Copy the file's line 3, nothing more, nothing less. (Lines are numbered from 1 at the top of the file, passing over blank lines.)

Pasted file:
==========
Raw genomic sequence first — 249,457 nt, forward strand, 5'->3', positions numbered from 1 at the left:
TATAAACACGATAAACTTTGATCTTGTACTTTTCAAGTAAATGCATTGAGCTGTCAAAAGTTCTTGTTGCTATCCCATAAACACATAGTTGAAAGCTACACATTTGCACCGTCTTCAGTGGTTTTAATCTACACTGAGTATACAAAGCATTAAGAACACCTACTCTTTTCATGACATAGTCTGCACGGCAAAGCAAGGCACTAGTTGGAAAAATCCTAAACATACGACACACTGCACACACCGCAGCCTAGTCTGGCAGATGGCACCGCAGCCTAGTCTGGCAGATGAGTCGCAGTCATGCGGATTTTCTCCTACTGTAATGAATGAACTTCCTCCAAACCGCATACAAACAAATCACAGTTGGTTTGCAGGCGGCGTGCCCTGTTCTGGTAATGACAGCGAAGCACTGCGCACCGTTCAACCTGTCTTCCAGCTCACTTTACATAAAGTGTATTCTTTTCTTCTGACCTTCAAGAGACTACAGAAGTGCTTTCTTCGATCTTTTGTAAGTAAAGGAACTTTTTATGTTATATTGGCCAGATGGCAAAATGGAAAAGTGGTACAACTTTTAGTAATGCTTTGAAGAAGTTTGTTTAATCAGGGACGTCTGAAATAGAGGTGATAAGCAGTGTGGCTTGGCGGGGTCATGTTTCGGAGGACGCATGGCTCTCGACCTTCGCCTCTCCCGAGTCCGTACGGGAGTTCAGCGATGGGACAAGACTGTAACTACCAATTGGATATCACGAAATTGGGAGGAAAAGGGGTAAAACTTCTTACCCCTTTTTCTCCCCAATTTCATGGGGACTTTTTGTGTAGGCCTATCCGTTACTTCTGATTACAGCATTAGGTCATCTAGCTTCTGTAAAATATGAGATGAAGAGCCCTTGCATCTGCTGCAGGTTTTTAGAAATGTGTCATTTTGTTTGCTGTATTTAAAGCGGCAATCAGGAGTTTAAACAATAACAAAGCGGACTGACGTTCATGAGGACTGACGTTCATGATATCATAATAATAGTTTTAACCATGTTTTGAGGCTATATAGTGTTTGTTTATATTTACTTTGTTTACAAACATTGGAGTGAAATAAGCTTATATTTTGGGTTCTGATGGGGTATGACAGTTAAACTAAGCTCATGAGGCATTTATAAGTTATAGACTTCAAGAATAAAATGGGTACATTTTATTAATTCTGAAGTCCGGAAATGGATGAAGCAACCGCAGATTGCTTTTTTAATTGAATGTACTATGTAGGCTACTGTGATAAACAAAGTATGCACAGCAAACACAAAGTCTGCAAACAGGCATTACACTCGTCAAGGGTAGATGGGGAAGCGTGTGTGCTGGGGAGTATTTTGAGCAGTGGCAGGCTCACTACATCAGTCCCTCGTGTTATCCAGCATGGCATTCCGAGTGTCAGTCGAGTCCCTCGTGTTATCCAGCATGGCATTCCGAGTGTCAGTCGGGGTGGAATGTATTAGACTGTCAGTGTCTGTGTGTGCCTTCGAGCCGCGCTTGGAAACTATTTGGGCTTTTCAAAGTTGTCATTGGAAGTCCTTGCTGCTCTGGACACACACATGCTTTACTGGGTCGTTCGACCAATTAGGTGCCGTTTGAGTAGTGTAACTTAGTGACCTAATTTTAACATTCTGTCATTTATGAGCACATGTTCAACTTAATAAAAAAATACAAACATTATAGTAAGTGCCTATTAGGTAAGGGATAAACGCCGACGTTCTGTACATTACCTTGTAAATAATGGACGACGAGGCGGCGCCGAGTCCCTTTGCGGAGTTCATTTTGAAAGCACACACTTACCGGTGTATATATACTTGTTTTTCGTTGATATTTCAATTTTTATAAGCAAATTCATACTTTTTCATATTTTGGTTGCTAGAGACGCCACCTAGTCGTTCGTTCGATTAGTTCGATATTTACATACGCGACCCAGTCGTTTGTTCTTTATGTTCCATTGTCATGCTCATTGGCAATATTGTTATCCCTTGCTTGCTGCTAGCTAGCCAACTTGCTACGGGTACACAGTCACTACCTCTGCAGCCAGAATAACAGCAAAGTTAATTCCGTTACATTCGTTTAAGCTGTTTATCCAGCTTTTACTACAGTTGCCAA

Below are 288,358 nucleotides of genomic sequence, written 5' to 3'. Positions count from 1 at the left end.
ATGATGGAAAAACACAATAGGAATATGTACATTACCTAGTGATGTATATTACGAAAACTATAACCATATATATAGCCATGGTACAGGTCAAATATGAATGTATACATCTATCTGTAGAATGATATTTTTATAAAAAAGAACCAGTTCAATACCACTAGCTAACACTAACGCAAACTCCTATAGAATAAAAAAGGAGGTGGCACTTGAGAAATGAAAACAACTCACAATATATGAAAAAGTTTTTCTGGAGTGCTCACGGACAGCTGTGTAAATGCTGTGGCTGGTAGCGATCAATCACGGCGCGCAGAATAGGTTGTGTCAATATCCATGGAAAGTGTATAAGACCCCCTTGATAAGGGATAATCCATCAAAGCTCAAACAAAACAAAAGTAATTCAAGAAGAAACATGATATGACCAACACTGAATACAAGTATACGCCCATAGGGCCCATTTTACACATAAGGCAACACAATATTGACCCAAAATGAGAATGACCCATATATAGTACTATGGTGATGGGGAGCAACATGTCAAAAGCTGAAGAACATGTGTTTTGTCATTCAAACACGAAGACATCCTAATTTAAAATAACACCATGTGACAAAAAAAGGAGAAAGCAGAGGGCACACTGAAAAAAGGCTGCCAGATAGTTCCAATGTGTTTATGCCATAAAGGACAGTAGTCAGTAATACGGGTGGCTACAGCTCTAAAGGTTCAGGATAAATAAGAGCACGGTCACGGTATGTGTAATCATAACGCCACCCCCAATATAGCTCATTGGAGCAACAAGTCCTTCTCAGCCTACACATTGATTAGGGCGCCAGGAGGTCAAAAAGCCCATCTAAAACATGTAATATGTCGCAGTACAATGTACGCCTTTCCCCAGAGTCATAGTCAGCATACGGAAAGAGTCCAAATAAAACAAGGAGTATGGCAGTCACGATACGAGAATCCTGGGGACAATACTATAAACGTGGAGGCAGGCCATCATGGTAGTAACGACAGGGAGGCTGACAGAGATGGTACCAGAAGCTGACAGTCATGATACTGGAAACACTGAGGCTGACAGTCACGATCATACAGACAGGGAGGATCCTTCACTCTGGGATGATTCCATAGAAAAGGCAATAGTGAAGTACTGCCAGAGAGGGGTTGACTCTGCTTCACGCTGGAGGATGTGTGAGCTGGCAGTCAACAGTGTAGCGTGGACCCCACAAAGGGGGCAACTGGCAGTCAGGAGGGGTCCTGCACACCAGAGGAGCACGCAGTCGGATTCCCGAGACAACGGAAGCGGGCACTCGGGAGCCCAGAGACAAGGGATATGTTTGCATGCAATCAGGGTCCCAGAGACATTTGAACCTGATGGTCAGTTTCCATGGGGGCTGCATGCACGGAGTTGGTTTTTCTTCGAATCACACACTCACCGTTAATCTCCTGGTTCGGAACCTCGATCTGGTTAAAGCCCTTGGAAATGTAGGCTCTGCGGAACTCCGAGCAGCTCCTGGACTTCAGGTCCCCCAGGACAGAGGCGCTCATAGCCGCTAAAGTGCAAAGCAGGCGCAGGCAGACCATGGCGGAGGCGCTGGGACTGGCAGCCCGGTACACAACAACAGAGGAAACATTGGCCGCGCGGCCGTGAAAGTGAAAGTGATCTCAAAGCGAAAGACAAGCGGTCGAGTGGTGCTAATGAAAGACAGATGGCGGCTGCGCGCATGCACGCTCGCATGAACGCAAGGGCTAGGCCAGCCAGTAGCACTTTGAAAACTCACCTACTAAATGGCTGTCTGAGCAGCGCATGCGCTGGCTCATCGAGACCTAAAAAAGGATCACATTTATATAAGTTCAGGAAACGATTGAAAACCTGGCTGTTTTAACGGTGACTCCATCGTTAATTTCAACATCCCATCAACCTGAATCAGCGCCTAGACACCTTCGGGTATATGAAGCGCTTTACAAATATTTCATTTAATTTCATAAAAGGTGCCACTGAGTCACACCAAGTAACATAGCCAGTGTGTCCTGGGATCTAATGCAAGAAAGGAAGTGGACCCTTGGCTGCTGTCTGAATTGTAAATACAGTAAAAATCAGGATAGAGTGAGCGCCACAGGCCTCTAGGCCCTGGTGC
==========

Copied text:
Below are 288,358 nucleotides of genomic sequence, written 5' to 3'. Positions count from 1 at the left end.